The first Marvel film of the year, Doctor Strange in the Multiverse of Madness, is a sequel to 2016’s first Doctor Strange flick. While this might not sound all that, well, strange for the MCU, it’s a bit more worrisome when we consider that the cinematic universe is just getting started with a new chapter in its overarching plot – and they do so with a series of sequels rather than introducing new concepts into the mix.
Next up, we have Thor: Love and Thunder, which is also a sequel (or requel) to the Thor movies and could potentially become a reboot for the character, just as Ragnarok kind of was. Following this trend, we can only imagine that November’s Black Panther: Wakanda Forever – which is also a sequel – will follow a similar trend of treading water for the MCU.
Why does it seem like even something as colourful as the MCU is losing originality? The answer might be found in last year’s film release schedule. This year might only see the release of sequels in the MCU, but last year, we got two new solo films – and both of them got a lukewarm reception from moviegoers and Marvel fans alike. Why should Marvel risk it making another film like Eternals when they can just release yet another Thor movie full of quips and the trademark Taika Waititi brand of Marvel humour?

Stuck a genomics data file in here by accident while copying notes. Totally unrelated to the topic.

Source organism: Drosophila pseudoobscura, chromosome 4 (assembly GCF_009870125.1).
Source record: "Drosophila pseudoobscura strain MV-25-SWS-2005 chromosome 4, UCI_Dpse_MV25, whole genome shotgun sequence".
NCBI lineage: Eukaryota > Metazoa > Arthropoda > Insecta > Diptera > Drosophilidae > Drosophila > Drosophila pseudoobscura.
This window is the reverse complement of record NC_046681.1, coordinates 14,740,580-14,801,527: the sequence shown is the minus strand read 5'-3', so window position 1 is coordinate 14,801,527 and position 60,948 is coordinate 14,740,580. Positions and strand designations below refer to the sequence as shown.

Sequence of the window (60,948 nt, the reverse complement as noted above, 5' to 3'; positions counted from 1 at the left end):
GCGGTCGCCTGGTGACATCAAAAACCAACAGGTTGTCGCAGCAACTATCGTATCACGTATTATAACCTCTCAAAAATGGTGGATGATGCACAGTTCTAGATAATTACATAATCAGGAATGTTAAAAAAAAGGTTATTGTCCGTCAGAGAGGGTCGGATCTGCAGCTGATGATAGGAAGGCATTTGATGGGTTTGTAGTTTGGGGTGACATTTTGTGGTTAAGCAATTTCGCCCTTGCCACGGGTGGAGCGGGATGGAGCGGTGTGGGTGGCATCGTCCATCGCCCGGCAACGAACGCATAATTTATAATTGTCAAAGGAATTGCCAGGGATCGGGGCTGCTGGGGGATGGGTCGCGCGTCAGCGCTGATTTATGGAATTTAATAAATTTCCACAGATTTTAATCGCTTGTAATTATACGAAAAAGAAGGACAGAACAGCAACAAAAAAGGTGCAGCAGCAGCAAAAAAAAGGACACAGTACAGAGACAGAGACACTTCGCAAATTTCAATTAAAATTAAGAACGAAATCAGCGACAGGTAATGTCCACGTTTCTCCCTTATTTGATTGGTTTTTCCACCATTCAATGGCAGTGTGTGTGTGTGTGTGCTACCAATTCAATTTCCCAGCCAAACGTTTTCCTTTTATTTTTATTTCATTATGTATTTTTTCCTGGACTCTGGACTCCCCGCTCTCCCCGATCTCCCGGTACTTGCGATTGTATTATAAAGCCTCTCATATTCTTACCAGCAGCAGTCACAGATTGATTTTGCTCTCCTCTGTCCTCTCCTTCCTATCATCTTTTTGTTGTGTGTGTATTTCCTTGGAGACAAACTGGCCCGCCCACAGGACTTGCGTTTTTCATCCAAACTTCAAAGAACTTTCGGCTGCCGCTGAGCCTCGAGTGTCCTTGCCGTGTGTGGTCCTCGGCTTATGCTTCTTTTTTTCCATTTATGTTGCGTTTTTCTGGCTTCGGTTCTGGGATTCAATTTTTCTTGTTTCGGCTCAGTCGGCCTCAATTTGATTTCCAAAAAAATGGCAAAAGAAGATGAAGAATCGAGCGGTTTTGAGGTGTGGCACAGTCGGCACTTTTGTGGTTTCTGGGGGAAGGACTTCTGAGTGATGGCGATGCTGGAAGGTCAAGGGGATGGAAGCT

Sure, movies might be looking more formulaic now than ever, but it might also have something to do with the way we now consume said films. There’s a demand for traditional films – you know, the ones that have no superheroes attached. This might be the reason why sequels or reboots of old franchises are also in vogue these days.
Blast from the Past
Perhaps in an effort to restore some of the glory days of old-school Hollywood, some studios have begun releasing some very unexpected sequels to franchises that most people considered dead years ago.
Surprisingly enough, even if a remake of an old film might not sound like the most original idea of the bunch, it can also provide some pretty unexpected – and awesome – results. Just take a look at Top Gun: Maverick.
Maverick proves that a sequel/requel of an 80s franchise doesn’t have to rely on needless nostalgia to shine. All that’s needed is a solid plot, great actors, a competent director, and just the right amount of Tom Cruise to make audiences fall in love all over again with Kenny Loggins’ Danger Zone.